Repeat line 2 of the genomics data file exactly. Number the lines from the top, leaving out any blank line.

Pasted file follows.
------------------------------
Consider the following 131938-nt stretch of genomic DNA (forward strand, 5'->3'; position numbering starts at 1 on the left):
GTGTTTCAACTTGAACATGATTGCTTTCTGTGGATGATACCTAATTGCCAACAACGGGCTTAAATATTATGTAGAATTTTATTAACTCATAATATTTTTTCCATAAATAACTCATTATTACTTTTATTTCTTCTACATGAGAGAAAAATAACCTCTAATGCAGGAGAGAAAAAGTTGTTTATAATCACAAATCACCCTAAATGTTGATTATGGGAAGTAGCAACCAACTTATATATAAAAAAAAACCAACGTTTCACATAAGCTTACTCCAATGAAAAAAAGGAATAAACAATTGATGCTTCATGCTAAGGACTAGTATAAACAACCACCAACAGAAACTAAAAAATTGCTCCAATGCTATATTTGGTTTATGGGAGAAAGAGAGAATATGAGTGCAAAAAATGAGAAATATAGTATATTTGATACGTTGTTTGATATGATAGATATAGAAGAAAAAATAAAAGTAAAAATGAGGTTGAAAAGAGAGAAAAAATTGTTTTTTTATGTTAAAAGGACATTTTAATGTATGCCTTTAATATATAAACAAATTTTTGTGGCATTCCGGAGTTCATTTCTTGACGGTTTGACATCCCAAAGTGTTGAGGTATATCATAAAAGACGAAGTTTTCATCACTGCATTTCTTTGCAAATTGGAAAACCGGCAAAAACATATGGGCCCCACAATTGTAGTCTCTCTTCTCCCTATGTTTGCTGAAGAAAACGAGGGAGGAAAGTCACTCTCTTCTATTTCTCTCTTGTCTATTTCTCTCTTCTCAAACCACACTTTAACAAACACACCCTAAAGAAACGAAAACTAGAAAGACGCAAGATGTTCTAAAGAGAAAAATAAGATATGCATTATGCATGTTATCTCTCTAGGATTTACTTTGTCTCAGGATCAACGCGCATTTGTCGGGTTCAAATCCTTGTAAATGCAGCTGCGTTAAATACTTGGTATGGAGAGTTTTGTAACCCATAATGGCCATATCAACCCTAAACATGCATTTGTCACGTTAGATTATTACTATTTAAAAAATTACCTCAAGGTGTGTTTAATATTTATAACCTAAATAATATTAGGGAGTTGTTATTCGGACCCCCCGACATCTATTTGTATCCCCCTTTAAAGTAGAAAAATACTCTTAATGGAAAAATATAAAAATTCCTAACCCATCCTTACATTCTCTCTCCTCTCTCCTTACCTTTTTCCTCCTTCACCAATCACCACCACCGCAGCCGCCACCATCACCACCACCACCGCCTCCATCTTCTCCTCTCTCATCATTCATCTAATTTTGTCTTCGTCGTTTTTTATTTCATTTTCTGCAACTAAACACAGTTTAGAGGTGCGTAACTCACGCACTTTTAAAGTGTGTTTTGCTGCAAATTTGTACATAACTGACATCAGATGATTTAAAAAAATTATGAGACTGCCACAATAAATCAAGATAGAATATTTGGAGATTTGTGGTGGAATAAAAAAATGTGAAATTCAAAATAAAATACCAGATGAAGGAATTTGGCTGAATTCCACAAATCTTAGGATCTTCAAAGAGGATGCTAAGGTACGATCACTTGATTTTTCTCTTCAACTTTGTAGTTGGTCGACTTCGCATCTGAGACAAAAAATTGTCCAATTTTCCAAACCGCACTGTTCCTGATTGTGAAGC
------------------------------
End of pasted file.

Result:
GTGTTTCAACTTGAACATGATTGCTTTCTGTGGATGATACCTAATTGCCAACAACGGGCTTAAATATTATGTAGAATTTTATTAACTCATAATATTTTTTCCATAAATAACTCATTATTACTTTTATTTCTTCTACATGAGAGAAAAATAACCTCTAATGCAGGAGAGAAAAAGTTGTTTATAATCACAAATCACCCTAAATGTTGATTATGGGAAGTAGCAACCAACTTATATATAAAAAAAAACCAACGTTTCACATAAGCTTACTCCAATGAAAAAAAGGAATAAACAATTGATGCTTCATGCTAAGGACTAGTATAAACAACCACCAACAGAAACTAAAAAATTGCTCCAATGCTATATTTGGTTTATGGGAGAAAGAGAGAATATGAGTGCAAAAAATGAGAAATATAGTATATTTGATACGTTGTTTGATATGATAGATATAGAAGAAAAAATAAAAGTAAAAATGAGGTTGAAAAGAGAGAAAAAATTGTTTTTTTATGTTAAAAGGACATTTTAATGTATGCCTTTAATATATAAACAAATTTTTGTGGCATTCCGGAGTTCATTTCTTGACGGTTTGACATCCCAAAGTGTTGAGGTATATCATAAAAGACGAAGTTTTCATCACTGCATTTCTTTGCAAATTGGAAAACCGGCAAAAACATATGGGCCCCACAATTGTAGTCTCTCTTCTCCCTATGTTTGCTGAAGAAAACGAGGGAGGAAAGTCACTCTCTTCTATTTCTCTCTTGTCTATTTCTCTCTTCTCAAACCACACTTTAACAAACACACCCTAAAGAAACGAAAACTAGAAAGACGCAAGATGTTCTAAAGAGAAAAATAAGATATGCATTATGCATGTTATCTCTCTAGGATTTACTTTGTCTCAGGATCAACGCGCATTTGTCGGGTTCAAATCCTTGTAAATGCAGCTGCGTTAAATACTTGGTATGGAGAGTTTTGTAACCCATAATGGCCATATCAACCCTAAACATGCATTTGTCACGTTAGATTATTACTATTTAAAAAATTACCTCAAGGTGTGTTTAATATTTATAACCTAAATAATATTAGGGAGTTGTTATTCGGACCCCCCGACATCTATTTGTATCCCCCTTTAAAGTAGAAAAATACTCTTAATGGAAAAATATAAAAATTCCTAACCCATCCTTACATTCTCTCTCCTCTCTCCTTACCTTTTTCCTCCTTCACCAATCACCACCACCGCAGCCGCCACCATCACCACCACCACCGCCTCCATCTTCTCCTCTCTCATCATTCATCTAATTTTGTCTTCGTCGTTTTTTATTTCATTTTCTGCAACTAAACACAGTTTAGAGGTGCGTAACTCACGCACTTTTAAAGTGTGTTTTGCTGCAAATTTGTACATAACTGACATCAGATGATTTAAAAAAATTATGAGACTGCCACAATAAATCAAGATAGAATATTTGGAGATTTGTGGTGGAATAAAAAAATGTGAAATTCAAAATAAAATACCAGATGAAGGAATTTGGCTGAATTCCACAAATCTTAGGATCTTCAAAGAGGATGCTAAGGTACGATCACTTGATTTTTCTCTTCAACTTTGTAGTTGGTCGACTTCGCATCTGAGACAAAAAATTGTCCAATTTTCCAAACCGCACTGTTCCTGATTGTGAAGC